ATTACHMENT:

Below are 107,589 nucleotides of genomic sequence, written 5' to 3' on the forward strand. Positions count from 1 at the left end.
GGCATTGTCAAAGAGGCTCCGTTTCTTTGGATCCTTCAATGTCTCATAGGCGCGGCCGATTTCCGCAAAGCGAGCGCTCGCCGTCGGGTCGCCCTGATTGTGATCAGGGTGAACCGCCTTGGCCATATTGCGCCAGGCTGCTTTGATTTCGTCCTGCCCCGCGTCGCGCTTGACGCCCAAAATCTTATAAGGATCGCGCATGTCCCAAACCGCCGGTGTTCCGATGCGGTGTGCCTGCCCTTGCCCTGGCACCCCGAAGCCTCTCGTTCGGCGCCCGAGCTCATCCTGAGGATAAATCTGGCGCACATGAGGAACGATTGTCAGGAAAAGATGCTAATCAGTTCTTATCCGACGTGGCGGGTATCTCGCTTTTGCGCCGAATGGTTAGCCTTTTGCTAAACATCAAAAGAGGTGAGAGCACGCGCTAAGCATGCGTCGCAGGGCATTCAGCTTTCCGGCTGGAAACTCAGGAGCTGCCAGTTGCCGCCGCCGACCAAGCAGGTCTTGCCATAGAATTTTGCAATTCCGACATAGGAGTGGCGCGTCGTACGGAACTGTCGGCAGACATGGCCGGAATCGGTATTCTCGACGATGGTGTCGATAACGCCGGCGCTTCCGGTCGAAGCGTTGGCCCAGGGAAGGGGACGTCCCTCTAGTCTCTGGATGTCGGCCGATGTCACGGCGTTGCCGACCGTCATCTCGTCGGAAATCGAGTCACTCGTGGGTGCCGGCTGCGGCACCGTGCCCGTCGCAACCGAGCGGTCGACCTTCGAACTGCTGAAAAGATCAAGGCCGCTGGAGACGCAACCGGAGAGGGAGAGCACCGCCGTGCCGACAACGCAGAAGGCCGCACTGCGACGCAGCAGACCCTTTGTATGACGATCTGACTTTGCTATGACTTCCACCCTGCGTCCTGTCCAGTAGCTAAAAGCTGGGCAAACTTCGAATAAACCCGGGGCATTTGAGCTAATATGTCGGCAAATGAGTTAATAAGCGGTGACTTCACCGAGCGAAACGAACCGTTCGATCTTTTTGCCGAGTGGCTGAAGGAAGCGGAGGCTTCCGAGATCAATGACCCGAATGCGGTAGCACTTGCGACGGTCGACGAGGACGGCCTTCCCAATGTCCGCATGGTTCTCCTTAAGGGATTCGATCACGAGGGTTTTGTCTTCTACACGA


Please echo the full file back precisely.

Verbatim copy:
Below are 107,589 nucleotides of genomic sequence, written 5' to 3' on the forward strand. Positions count from 1 at the left end.
GGCATTGTCAAAGAGGCTCCGTTTCTTTGGATCCTTCAATGTCTCATAGGCGCGGCCGATTTCCGCAAAGCGAGCGCTCGCCGTCGGGTCGCCCTGATTGTGATCAGGGTGAACCGCCTTGGCCATATTGCGCCAGGCTGCTTTGATTTCGTCCTGCCCCGCGTCGCGCTTGACGCCCAAAATCTTATAAGGATCGCGCATGTCCCAAACCGCCGGTGTTCCGATGCGGTGTGCCTGCCCTTGCCCTGGCACCCCGAAGCCTCTCGTTCGGCGCCCGAGCTCATCCTGAGGATAAATCTGGCGCACATGAGGAACGATTGTCAGGAAAAGATGCTAATCAGTTCTTATCCGACGTGGCGGGTATCTCGCTTTTGCGCCGAATGGTTAGCCTTTTGCTAAACATCAAAAGAGGTGAGAGCACGCGCTAAGCATGCGTCGCAGGGCATTCAGCTTTCCGGCTGGAAACTCAGGAGCTGCCAGTTGCCGCCGCCGACCAAGCAGGTCTTGCCATAGAATTTTGCAATTCCGACATAGGAGTGGCGCGTCGTACGGAACTGTCGGCAGACATGGCCGGAATCGGTATTCTCGACGATGGTGTCGATAACGCCGGCGCTTCCGGTCGAAGCGTTGGCCCAGGGAAGGGGACGTCCCTCTAGTCTCTGGATGTCGGCCGATGTCACGGCGTTGCCGACCGTCATCTCGTCGGAAATCGAGTCACTCGTGGGTGCCGGCTGCGGCACCGTGCCCGTCGCAACCGAGCGGTCGACCTTCGAACTGCTGAAAAGATCAAGGCCGCTGGAGACGCAACCGGAGAGGGAGAGCACCGCCGTGCCGACAACGCAGAAGGCCGCACTGCGACGCAGCAGACCCTTTGTATGACGATCTGACTTTGCTATGACTTCCACCCTGCGTCCTGTCCAGTAGCTAAAAGCTGGGCAAACTTCGAATAAACCCGGGGCATTTGAGCTAATATGTCGGCAAATGAGTTAATAAGCGGTGACTTCACCGAGCGAAACGAACCGTTCGATCTTTTTGCCGAGTGGCTGAAGGAAGCGGAGGCTTCCGAGATCAATGACCCGAATGCGGTAGCACTTGCGACGGTCGACGAGGACGGCCTTCCCAATGTCCGCATGGTTCTCCTTAAGGGATTCGATCACGAGGGTTTTGTCTTCTACACGA